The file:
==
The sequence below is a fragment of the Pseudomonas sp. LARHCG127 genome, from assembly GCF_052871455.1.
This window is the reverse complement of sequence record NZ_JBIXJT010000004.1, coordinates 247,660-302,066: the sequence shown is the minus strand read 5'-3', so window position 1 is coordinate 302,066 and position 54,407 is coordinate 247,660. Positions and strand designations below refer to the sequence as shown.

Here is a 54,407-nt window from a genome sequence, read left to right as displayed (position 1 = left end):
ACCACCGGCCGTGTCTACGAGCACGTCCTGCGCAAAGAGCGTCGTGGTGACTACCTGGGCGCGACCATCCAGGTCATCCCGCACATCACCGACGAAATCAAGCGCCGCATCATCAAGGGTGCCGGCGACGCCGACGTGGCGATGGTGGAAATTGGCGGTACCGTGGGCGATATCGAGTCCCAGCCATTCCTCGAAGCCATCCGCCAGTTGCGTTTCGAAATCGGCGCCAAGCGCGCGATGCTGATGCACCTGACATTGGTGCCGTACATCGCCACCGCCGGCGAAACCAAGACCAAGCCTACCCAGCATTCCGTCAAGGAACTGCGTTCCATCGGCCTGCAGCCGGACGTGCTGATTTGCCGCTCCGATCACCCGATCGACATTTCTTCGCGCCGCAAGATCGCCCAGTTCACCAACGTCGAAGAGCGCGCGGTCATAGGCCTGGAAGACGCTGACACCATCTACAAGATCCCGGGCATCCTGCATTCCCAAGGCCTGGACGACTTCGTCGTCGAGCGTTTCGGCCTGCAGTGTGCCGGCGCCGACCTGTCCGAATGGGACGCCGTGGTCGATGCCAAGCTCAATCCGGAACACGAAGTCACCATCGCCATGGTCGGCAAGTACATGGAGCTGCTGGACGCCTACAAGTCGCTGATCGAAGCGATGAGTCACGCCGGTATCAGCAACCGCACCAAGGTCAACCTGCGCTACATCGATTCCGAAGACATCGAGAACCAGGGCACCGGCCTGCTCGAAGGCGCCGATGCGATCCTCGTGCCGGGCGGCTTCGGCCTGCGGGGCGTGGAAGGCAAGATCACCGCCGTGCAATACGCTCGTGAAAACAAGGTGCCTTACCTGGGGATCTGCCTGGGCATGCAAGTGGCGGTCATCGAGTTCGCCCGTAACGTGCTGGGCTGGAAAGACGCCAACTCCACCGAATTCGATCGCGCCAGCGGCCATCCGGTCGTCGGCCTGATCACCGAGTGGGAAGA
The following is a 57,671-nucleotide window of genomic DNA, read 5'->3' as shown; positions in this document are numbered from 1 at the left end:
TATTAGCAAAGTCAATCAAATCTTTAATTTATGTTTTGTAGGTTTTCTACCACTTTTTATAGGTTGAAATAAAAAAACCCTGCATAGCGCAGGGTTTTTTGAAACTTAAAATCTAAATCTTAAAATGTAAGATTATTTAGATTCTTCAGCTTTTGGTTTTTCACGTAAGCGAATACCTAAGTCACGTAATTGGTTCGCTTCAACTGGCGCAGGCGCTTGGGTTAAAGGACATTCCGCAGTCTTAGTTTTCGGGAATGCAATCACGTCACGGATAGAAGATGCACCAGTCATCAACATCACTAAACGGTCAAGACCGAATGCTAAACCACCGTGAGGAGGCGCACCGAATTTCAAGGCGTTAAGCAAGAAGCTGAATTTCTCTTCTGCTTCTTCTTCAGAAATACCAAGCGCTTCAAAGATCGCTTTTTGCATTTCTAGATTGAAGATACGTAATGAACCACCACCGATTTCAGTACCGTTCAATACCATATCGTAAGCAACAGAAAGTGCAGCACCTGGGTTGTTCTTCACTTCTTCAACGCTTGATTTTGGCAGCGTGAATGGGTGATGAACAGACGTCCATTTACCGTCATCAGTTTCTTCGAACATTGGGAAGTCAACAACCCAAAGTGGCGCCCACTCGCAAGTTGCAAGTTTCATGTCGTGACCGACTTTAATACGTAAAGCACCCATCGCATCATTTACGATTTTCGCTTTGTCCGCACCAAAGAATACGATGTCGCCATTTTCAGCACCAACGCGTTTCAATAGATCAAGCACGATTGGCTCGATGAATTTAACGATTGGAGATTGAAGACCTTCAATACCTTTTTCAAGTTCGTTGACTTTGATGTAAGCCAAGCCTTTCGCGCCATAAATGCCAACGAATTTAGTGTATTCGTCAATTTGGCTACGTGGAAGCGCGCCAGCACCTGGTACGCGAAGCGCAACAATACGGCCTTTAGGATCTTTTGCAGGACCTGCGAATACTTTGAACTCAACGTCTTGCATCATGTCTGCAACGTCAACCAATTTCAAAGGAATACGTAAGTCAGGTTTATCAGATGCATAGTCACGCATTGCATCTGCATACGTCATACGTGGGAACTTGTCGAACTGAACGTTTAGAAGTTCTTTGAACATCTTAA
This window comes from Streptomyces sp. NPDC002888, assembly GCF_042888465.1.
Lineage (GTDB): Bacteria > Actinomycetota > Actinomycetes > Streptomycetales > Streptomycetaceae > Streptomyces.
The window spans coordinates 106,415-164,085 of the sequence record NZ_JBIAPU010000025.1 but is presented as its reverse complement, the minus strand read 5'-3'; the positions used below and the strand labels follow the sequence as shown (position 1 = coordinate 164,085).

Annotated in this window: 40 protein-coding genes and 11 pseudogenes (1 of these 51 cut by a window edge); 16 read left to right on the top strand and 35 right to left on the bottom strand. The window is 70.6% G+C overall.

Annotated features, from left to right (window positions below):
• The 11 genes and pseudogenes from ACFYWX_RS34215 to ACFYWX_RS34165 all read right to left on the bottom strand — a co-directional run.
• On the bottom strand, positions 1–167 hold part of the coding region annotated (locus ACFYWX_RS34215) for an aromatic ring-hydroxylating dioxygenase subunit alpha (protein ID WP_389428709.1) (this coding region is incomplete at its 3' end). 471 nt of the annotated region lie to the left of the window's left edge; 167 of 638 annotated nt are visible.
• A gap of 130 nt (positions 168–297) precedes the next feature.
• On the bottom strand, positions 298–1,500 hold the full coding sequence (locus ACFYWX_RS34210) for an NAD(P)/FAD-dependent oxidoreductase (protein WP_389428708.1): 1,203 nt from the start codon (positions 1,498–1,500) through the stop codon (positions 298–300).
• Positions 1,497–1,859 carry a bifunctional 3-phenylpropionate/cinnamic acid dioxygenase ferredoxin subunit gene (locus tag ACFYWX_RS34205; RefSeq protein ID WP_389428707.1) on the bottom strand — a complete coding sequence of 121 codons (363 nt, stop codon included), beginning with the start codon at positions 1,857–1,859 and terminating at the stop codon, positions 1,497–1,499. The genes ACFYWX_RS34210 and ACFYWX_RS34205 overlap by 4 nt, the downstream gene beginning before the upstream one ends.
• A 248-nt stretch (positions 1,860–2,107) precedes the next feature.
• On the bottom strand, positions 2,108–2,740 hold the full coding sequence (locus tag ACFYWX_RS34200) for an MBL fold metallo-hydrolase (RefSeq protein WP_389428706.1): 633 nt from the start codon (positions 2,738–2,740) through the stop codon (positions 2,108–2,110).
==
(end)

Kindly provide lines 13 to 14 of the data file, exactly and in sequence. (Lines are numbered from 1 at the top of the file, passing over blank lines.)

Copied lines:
• On the bottom strand, positions 1–167 hold part of the coding region annotated (locus ACFYWX_RS34215) for an aromatic ring-hydroxylating dioxygenase subunit alpha (protein ID WP_389428709.1) (this coding region is incomplete at its 3' end). 471 nt of the annotated region lie to the left of the window's left edge; 167 of 638 annotated nt are visible.
• A gap of 130 nt (positions 168–297) precedes the next feature.